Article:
Low Water Slack by Tim BowlingLow Water Slack by Tim Bowling

Low Water Slack

byTim Bowling

Paperback | January 1, 1995

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In the language of the Fraser River fishermen, "low water slack" is that particular tide when everything slows down: the wind, the river, even the human heartbeat. It is a time to reflect, to count the stars in Orion's belt, to listen for the slow creak of the heron's wings. During low water slack, the challenges of life on the river give way to something much deeper, and the fishermen find themselves in a world so calm and beautiful that the very water beneath them seems a hushed breath.

At once historical and intensely personal, Low Water Slack takes the reader into a vibrant world populated with such characters as a ghost of a nineteeth-century salmon canner and an 800-pound white sturgeon. Here are infamous moments of BC's past (the Hell's Gate disaster, the internment of Japanese Canadians during World War Two) alongside childhood memories of a first kiss and meditations on the future of West Coast fish stocks. And moving like a quick shadow throughout is the Pacific salmon itself, whose life cycle mirrors and guides the poet's own exploration of mortality.
Tim Bowling has published numerous poetry collections, including Low Water Slack; Dying Scarlet (winner of the Stephan G. Stephansson Award for Poetry); Darkness and Silence (winner of the Canadian Authors Association Award for Poetry); The Witness Ghost and The Memory Orchard (both nominated for the Governor General's Literary Award);...
Title:Low Water SlackFormat:PaperbackDimensions:80 pages, 9 × 6 × 0.24 inPublished:January 1, 1995Publisher:Nightwood EditionsLanguage:English

The following ISBNs are associated with this title:

ISBN - 10:0889711615

ISBN - 13:9780889711617

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Rated 5 out of 5 by from A small epic Low Water Slack is a marvellous, magnificent modern Works and Days of the Fraser Delta gill netter family. Vivid, moving, sonorous and timelessly human.
Date published: 2011-03-20

Read from the Book

SmokehouseMy first real kiss tasted of burnt chinookand cherrywood. I won it in a smokehouseon the banks of the Fraser River, cica 1975.When I stepped out of that narrow darkness,the scent of summer's spent desire on my skin,October threw my shadow farther than I'd everthrown a stone; I could not see the far bankof my own body, I could not hear my sensessplash on the other side. Along the fence,the tall corn whispered secrets, and a cat'seyes swallowed a robin whose heart thrummedthunder from a distant rooftop. Was anothershadow running an arm to soreness in the grass?I did not look. My eyes had dropped like stonesinto the river, and the current pulled them deep.Soemwhere up the valley, wind flayed the fleshof salmon hung in the rocks, dried it to ribbonspink enough for a schoolgirl's hair. Tongueswould tease it for flavour in another season,and go silent in the tasting. But that day,the clouds poured east in a rich smoke, fasterand faster, hunger of the earth for heaven,hunger of the air for blood, hunger of the bloodfor burning. Now, I stay my arm to listen.These words step out of a high dark,and there's fury in their swimming.Steelhead, SpawningWhat we dreamed of when young, but never foundcomes in with the tide tonight. What we loved,but lacked the will to pursue, moves swiftlyin the mouth. Beautiful ghost, blushingin the gills, the saltmarsh sighs to seeyour rare body beacon the night. What havewe done to yesterday? The river flexes itslast wild muscle, strong and sure. Castsits bright hook in our sleep, and pulls.While we rise to the unbreathable elementof loss again.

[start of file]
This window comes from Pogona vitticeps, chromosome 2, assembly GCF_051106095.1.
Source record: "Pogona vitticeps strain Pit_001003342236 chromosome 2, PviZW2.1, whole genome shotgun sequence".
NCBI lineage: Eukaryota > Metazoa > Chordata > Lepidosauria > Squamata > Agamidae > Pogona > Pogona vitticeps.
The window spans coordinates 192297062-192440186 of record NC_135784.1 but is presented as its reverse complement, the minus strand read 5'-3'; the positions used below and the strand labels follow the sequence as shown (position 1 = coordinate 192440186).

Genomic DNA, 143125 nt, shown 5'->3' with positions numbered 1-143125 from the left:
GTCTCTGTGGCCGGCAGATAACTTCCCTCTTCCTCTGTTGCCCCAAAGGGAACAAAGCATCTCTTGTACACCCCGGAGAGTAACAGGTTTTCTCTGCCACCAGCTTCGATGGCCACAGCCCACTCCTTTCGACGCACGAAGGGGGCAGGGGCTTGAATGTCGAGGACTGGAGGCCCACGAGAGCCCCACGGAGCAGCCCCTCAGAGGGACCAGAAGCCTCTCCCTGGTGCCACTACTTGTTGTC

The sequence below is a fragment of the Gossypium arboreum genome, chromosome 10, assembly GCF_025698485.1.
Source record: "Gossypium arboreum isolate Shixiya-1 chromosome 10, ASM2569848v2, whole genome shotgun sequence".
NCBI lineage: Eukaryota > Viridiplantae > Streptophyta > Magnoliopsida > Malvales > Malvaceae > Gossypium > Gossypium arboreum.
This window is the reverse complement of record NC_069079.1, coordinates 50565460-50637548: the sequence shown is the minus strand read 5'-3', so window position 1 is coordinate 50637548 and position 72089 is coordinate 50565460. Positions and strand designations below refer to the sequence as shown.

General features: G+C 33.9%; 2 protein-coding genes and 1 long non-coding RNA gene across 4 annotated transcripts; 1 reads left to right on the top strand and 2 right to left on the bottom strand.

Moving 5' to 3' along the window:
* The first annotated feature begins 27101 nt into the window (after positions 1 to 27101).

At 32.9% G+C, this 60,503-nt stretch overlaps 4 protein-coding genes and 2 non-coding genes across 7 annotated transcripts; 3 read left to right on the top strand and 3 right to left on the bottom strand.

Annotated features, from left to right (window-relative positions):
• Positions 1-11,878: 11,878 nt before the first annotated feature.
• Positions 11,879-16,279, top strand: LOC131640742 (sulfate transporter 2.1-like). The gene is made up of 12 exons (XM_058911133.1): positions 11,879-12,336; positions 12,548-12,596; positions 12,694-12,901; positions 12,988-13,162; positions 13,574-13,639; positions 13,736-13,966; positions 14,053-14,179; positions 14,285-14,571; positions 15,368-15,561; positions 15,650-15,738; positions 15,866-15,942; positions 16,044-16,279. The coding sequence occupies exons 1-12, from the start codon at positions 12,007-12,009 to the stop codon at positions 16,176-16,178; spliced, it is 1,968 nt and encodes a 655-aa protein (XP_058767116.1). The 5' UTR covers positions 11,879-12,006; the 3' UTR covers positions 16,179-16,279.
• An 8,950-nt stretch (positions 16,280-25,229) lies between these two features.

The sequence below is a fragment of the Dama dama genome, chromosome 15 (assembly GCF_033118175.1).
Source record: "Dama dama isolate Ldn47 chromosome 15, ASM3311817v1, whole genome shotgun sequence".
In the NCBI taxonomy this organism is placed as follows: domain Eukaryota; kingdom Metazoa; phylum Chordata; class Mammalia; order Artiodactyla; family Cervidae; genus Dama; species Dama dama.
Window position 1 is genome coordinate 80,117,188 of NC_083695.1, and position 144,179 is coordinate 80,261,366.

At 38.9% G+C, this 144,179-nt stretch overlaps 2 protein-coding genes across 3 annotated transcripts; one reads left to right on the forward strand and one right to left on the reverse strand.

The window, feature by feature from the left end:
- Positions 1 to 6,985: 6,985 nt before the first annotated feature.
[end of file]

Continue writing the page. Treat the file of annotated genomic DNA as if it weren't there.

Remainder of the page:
Table of Contents

Ladner / 9
The Tinsmith / 13
Hell's Gate: 1913 / 17
West Coast Winter: 1942 / 19
1958 / 21
The Photograph / 22
After Proust / 25
Taking Tea to my Father / 28
Second Home / 29
Strike / 30
Old Fishermen: 1973 / 31

Sockeye Salmon / 33
Dog Salmon / 34
Jack Spring / 35
Steelhead, Spawning / 37
Dolly Varden / 38
Sturgeon / 39
Oolichan / 42
Bullhead / 43
The Last Sockeye / 45
Poker / 47
Midnight / 48
Young Eagle on a Piling / 49
Canoe Pass / 51

Aprons / 53
Skullcaps / 54
Gumboots / 55
Gaff-hooks / 56
Tidebook / Fishbook / 57
Smokehouse / 58
After Learning my Girlfriend might be Pregnant / 59
Looking Home, Sad as the Rain / 61
Tides (a Poem to Myself) / 63
For an Unidentified Body Found Floating in the Fraser River / 65
Rivermouth / 66
Westham Island / 67
On the Disappearance of Two Million Sockeye Salmon / 68
A Postcard from British Columbia to Newfoundland / 69
Desire / 71
Sunset: Ladner Harbour / 73
Fall Fishing / 74
Gutting / 77
Winter / 79

Editorial Reviews

"His poems have an emotional intensity that brought lumps to my throat. There is a resolve, a high moral purpose to everything he is doing here, coupled with a compelling melancholy and an astounding level of artistry. With his grasp of the human condition and his lyric gifts, Bowling has the tools to become not just a good poet, but a great one. Low Water Slack (that particular tide when everything slows down, leaving time to reflect) went into second printing in less than a year, suggesting someone besides poets are buying it."-Pat Jasper, Arc